After handling the DP-12 for a short while I immediately thought of ways to make it better. The first issue I realized was the fact that the DP-12 has two barrels. Of all the reviews I have read and YouTube videos I have seen, no one addresses the double barrel problem. Traditional double barreled guns, like double barreled rifles, have regulated barrels. What does that mean? The barreles are set so that their projectiles will converge at a given distance. For example at 100 yards, both barrels will hit at the same spot. I was curious if the DP-12 was designed like this so I called Standard Manufacturing. Unfortunately the barrels are positioned parallel to each other. According to the technician that I spoke with, they are satisfied with hitting a 10″ steel plate at 50 yards.
Having test fired slugs at past 100 yards there is a significant difference in point of impact for both barrels.
All the reviews I saw said you could either zero for one barrel or try and zero for the average of both barrels. However this is a compromise. You could be smart and zero the back up irons to one barrel and zero the red dot to the other barrel. However I am not a fan of iron sights. I wanted to use two red dots. I saw a 3Gun shooter do this for his open division shotgun. He used twin Burris FastFire red dots. One in front of the other. I did not understand why he had done this so I asked. He has one red dot zeroed for bird shot and the other zeroed for slugs. He leaves both on and has made his own pseudo BDC reticle. So I reached out to Primary Arms and told them my idea. They were gracious enough to send me two of their Advanced Micro Dots to test this idea out. I needed to make sure that the twin Micro Dots were at the same height so Midwest Industries sent me two of their QD mounts. The Primary Arms red dots have worked marvelously. They hold up to the recoil of the DP-12 and the Midwest Industry QD mounts keeps them locked to the top rail. Right now I have them zeroed for slugs out to 25 yards. That is based on the stereotypical target distance for an upcoming night match in two weeks where I will be using the DP-12.
Below you can see how far apart the two red dots are. While at this distance there is not a huge difference it will matter at further distance and can mean hitting the target or missing it entirely.
For iron sights I went with Diamond Head USA integrated sighting system. The diamond shape of the sights makes it much easier and quicker to align them. Although it is not necessary for a shotgun, the rear sight aperture can be stored in either position. Which is an issue for other folding sights like my Troy rear sight on my Troy Defense Carbine. The rear aperture cannot be flipped back and then folded, the aperture will hit the top rail.
For a shotgun I do not really need a rear aperture so I can flip the rear aperture flat and get it out of the way. The shape of the housing is also diamond shaped and lines up instinctively with the front sight.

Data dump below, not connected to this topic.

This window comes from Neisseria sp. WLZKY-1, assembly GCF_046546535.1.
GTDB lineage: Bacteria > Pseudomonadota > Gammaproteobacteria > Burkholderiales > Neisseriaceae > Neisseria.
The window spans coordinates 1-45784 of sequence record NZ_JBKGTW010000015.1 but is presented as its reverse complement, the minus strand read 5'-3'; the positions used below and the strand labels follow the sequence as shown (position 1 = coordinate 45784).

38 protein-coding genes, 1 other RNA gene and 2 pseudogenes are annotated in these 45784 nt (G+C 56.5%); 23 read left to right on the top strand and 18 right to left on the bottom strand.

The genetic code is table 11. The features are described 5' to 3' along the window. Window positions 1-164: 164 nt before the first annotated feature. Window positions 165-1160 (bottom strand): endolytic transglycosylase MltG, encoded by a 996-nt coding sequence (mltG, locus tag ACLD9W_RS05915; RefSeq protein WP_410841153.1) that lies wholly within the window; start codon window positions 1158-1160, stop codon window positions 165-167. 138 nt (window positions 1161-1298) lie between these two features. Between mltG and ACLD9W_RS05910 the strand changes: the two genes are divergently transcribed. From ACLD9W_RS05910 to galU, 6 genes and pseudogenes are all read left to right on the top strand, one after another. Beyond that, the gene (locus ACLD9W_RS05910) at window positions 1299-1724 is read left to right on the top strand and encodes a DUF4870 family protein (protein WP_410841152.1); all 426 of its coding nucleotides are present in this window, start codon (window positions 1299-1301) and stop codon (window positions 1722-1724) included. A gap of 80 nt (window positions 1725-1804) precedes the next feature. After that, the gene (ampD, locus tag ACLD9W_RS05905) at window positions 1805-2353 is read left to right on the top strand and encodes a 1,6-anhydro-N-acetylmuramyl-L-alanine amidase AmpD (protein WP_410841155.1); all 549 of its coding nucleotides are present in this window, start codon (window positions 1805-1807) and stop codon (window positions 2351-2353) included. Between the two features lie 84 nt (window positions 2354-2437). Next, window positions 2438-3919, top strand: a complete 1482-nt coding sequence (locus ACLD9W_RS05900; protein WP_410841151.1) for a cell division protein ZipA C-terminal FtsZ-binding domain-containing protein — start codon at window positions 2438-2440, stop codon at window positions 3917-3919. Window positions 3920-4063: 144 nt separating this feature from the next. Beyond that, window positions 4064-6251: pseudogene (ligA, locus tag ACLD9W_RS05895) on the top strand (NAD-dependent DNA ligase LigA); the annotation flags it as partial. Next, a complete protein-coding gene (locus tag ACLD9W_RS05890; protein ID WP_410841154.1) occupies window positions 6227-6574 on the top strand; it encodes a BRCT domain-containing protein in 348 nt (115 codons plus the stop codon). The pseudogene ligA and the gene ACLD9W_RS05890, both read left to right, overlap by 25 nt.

As you can see in the top photo above, I added a Magpul QD RSA. This is great for the front end of the shotgun but I wanted a QD sling point in the rear. I was able to install a Magpul QD sling cup onto the stock. You can see it in the photo below.
While this works, the problem is it doesn’t work well with the way the gun is balanced. The sling does not want to stay wrapped around the butt stock and then the DP-12 hangs oddly. I decided to use a spare sling loop that does work with the rod below the QD sling point. This is makes for a more balanced point to secure my Magpul sling. I feel that Standard Manufacturing could machine QD sockets into the machined upper receiver. That would make the DP-12 more modular for sling options.
The other upgrade I made was to swap out the factory vertical grip. I did not like the size and shape of the factory vertical grip. The owner’s manual cautions you to only use their vertical grip. I think this is somewhat related to the issues some people have had with the Kel-Tec Shotgun and using inappropriate vertical grips. If you look at the factory vertical grip, it has two bolts that screw thru the picatinny rail lugs. This is exactly how the Magpul RVG works and has had great success on my KSG and many others. So I grabbed my spare RVG and installed it.
I do like the MOE accessory slots that allow the shooter to add any accessory to the side but I went with maximum light and used my SureFire M900 and 1,000 lumen turbo LED head to shoot in the dark.
Another way to get the most out of the DP-12 is to use Aguila Minishells. Aguila sent over some mini slugs for me to test and I was able to fit 22+2 into the DP-12. 24 mini slugs weighs just a little over 2 lbs. So you are adding 2 lbs to the weight of the DP-12.
Both the DP-12 and KSG have the same capacity magazine tubes. And I saw a video by Hank Strange where he was able to fit 12 rds of mini bird shot into each tube of his KSG. So technically that should apply to the DP-12 as well and you can get 26 rds of bird shot into the DP-12. I will have to see if Aguila can send me some mini bird shot to test that as well.
So far I have enjoyed modifying the DP-12 to suit my needs. It is a unique firearm and I want to get the most out of it.